asthenosphere, it helps to pull the rest of the
    plate along

Plate Tectonics
  • The Earths crust and a small part of its upper
    mantle form a rigid layer called the lithosphere.
  • The lithosphere is divided into huge plates that
    move about over the plastic layer called the
    asthenosphere in the upper mantle

Fossils across an ocean
The continents appear to fit together like a
jigsaw puzzle
Development of Geologic Time
  • Fossilization
  • Reading the Rocks
  • principle of uniformity
  • principle of original horizontality
  • principle of superposition
  • principle of crosscutting relationships
  • principle of faunal succession
  • radiometric dating
  • Geologic Time Scale

Geologic Time Scale
Earths Atmosphere
  • Composition
  • Nitrogen (78), Oxygen (21), Argon, Water Vapor,
    CO2, Methane, other
  • Atmospheric Pressure
  • pressure exerted by atmosphere
  • Warming
  • Sun - solar constant is not really constant
  • greenhouse effect
  • warming due to the transparency of a substance to
    radiation at visible wavelengths and opacity to
    infrared radiation

The Earths atmosphere has changed substantially
over time
  • The Earths atmosphere differs from those of the
    other terrestrial planets in its chemical
    composition, circulation pattern, and temperature
  • The Earths atmosphere changed from being mostly
    water vapor to being rich in carbon dioxide
  • A strong greenhouse effect kept the Earth warm
    enough for water to remain liquid and to permit
    the evolution of life

  • The appearance of photosynthetic living organisms
    led to our present atmospheric composition, about
    four- fifths nitrogen and one-fifth oxygen

Structure of the Atmosphere
Circulation in our atmosphere results from
convection and the Earths rotation
  • Because of the Earths rapid rotation, the
    circulation in its atmosphere is complex, with
    three circulation cells in each hemisphere

  • Local winds
  • wind chill factor
  • Global wind patterns

Weather Producers
  • Air Masses
  • Evaporation
  • Absolute humidity
  • Relative humidity
  • Fronts
  • Waves and cyclones
  • Storms
  • thunderstorms, tornadoes, hurricanes

An idealized cold front
An idealized warm front
Weather Forecasting
  • Predictions based upon
  • characteristics, location, and rate of movement
    of air masses and associated fronts and pressure
  • Complex computer models
  • Led to science of chaos
  • chaotic dynamic systems

  • general pattern of the weather that occurs for a
    region over a number of years
  • Major climate regions
  • tropical
  • temperate
  • polar

The principal climate zones
iClicker Question
  • Which of the following layers of the atmosphere
    is highest above the surface of the Earth?
  • A troposphere.
  • B stratosphere.
  • C thermosphere.
  • D mesosphere.
  • E ozone layer.

iClicker Question
  • What is the primary ingredient of the Earth's
  • A Nitrogen
  • B Oxygen
  • C Nitrogen and oxygen in equal parts
  • D Hydrogen
  • E Carbon dioxide

iClicker Question
  • In what part of the atmosphere does weather
  • A hydrosphere
  • B stratosphere
  • C ionosphere
  • D troposphere
  • E all of the above

iClicker Question
  • How rapidly a planet loses its atmosphere depends
    on the planet's
  • I. mass
  • II. atmospheric composition
  • III. temperature
  • IV. rotation period
  • A I II
  • B III IV
  • C I, II, III
  • D II, III, IV
  • E I, II, III, IV

iClicker Question
  • Earth possesses few visible craters and the Moon
    possesses many. This is largely because
  • A Earth formed later than the Moon and, therefore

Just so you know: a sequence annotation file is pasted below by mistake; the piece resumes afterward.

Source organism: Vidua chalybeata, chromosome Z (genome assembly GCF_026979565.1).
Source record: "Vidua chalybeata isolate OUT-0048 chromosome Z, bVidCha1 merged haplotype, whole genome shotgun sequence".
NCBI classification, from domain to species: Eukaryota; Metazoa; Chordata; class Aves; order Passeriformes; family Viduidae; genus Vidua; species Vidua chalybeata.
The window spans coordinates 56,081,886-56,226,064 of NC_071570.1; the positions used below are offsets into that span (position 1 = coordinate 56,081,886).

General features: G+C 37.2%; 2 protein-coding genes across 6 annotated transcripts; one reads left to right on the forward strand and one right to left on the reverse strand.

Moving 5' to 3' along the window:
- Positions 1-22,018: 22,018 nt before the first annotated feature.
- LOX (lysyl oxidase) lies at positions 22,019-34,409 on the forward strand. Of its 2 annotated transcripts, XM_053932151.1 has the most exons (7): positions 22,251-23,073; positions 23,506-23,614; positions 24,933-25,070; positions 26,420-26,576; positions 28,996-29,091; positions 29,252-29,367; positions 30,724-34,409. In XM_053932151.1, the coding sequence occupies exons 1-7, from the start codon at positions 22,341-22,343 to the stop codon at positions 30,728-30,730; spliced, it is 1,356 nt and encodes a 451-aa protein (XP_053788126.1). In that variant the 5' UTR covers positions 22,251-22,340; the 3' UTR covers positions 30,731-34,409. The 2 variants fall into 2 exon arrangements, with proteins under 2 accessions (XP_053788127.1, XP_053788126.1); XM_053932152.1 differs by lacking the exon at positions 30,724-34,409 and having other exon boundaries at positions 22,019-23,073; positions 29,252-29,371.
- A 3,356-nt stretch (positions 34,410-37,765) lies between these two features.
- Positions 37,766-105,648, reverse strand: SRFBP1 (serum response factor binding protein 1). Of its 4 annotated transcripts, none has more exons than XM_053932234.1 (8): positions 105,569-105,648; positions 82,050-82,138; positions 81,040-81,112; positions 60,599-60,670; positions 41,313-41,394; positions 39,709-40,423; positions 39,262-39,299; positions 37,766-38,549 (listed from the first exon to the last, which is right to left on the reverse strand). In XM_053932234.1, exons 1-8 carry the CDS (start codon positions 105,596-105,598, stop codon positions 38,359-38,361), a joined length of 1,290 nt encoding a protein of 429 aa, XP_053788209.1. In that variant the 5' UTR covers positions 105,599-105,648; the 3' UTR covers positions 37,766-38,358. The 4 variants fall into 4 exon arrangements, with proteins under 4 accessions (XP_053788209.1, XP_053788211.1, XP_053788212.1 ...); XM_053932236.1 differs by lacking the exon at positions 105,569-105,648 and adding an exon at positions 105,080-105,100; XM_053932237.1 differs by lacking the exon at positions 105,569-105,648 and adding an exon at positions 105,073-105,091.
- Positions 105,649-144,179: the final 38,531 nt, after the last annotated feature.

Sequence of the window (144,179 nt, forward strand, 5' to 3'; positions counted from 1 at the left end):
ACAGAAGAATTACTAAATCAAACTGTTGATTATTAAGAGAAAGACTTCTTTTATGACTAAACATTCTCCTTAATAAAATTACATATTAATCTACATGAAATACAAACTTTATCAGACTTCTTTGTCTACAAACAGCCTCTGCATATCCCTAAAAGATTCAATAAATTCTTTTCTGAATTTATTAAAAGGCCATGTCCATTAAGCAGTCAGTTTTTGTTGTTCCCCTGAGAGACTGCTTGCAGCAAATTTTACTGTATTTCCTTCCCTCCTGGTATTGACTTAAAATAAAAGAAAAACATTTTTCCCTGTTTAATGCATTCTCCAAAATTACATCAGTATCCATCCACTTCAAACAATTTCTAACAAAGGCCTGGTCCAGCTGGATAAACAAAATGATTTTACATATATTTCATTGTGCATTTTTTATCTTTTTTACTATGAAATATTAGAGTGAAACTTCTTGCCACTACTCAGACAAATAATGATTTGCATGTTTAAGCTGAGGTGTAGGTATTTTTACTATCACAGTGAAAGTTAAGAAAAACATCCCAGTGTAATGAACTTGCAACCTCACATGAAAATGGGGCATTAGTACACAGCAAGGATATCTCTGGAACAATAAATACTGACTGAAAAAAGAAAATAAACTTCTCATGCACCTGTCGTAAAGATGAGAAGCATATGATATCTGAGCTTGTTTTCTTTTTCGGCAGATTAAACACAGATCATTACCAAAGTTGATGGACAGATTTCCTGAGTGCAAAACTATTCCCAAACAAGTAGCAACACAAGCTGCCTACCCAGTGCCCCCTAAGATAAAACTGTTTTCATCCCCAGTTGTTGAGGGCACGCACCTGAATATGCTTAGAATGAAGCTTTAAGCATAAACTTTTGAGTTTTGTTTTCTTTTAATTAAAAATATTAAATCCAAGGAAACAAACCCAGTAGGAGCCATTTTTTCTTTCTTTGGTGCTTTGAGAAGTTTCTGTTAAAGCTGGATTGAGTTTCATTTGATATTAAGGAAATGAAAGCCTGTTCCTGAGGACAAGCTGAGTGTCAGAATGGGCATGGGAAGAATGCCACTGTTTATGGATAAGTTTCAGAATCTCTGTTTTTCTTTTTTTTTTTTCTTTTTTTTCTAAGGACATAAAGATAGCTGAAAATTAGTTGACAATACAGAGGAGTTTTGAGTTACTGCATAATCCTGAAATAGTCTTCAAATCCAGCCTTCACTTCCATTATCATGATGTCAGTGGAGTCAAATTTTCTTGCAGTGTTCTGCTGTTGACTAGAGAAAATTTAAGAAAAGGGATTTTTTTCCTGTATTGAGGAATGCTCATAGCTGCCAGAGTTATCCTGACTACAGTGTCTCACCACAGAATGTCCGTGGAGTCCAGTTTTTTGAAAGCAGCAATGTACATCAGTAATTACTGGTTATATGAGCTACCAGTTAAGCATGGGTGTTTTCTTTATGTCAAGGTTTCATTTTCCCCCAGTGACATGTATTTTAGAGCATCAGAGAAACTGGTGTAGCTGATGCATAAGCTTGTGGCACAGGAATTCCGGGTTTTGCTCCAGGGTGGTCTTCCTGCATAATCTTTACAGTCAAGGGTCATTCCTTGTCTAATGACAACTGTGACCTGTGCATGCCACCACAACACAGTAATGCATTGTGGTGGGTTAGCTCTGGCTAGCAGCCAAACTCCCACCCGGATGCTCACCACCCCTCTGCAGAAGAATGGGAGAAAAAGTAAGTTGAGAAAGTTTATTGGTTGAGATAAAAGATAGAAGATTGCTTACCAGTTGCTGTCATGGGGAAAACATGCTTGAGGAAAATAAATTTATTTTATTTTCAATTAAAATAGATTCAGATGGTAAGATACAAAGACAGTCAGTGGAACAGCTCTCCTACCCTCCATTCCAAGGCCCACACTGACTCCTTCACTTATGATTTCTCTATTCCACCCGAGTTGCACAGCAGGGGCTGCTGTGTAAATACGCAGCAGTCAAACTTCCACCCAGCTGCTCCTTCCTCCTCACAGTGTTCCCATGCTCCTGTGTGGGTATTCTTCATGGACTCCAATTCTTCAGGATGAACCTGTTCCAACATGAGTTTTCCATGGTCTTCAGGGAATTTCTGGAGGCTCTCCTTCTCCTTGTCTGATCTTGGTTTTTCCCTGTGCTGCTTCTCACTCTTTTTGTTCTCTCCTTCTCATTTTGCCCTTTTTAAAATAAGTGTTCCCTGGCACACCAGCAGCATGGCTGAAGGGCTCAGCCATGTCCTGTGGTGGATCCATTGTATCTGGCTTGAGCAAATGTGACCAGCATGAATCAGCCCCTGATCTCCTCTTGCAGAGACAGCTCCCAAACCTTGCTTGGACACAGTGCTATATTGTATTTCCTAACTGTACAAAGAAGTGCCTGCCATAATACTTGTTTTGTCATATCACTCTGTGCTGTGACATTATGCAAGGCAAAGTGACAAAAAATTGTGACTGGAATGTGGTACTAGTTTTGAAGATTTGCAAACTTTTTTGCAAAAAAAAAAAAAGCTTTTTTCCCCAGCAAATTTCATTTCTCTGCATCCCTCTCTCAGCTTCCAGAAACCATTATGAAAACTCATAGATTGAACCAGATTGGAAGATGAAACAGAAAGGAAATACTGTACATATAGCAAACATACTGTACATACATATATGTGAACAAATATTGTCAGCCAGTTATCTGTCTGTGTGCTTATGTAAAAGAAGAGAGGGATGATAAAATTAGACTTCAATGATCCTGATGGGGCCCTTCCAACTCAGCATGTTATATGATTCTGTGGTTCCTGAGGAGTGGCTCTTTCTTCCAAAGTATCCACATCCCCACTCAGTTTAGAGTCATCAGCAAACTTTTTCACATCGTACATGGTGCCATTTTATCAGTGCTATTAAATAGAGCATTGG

hasn't encountered as many meteoroids.
  • B the Moon doesn't have an atmosphere that could
    burn up meteorites before impacting.
  • C erosion and plate tectonics have slowly removed
    evidence of past cratering on Earth.
  • D A, B and C.
  • E Only B and C above.

Ocean currents influence temperatures and climates
The hydrologic cycle
Tidal forces help power the motion of the oceans
Distribution of the Water
Watersheds of three rivers
The path of groundwater
  • Waves and tides
  • changes coastal structure
  • transport of material
  • long term and short term changes
  • A Climate control mechanism
  • ocean conveyor belt
  • major control of climate

A wave passing in the open ocean
A wave becoming breaking onshore
Ocean Conveyor Belt - Major Climate Control
The Earths Magnetic Field
  • Electric currents in the liquid outer core
    generate a dipole magnetic field
  • Similar to a coil of wire around an iron nail
  • This magnetic field produces a magnetosphere that
    surrounds the Earth and blocks the solar wind
    from hitting the atmosphere
  • Traps particles from the solar wind in regions
  • Producing Van Allen Belts
  • Most of the particles of the solar wind are
    deflected around the Earth by the magnetosphere.

A bow-shaped shock wave, where the supersonic
solar wind is abruptly slowed to subsonic speeds,
marks the outer boundary of the magnetosphere
An increased flow of charged particles fromthe
Sun can overload the Van Allen belts and cascade
toward the Earth, producing aurorae
  • Some charged particles from the solar wind are
    trapped in two huge, doughnut-shaped rings called
    the Van Allen belts

iClicker Question
  • The presence of Earths magnetic field is a good
    indication that
  • A there is a large amount of magnetic material
    buried near the North Pole.
  • B there is a quantity of liquid metal swirling
    around in the Earth's core.
  • C the Earth is composed largely of iron.
  • D the Earth is completely solid.
  • E there are condensed gasses in the core of the

Energy Sources and the Earths atmosphere,
oceans, and surface
The Greenhouse Effect
  • Solar energy is the energy source for the
  • In the greenhouse effect, some of this energy is
    trapped by infrared absorbing gases in the
    atmosphere, raising the Earths surface
    temperature above what it would be if there was
    no greenhouse effect

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Rising Carbon Dioxide
Industrial chemicals released into the atmosphere
have damaged the ozone layer in the stratosphere
iClicker Question
  • The greenhouse effect occurs largely because
  • A a gas is transparent to visible light and
    opaque to infrared radiation.
  • B a gas is transparent to infrared radiation and
    opaque to ultraviolet radiation.
  • C ozone is transparent to ultraviolet radiation
    and opaque to infrared radiation.
  • D methane is transparent to infrared radiation
    and opaque to visible light.
  • E the sun emits more infrared radiation than
    ultraviolet radiation.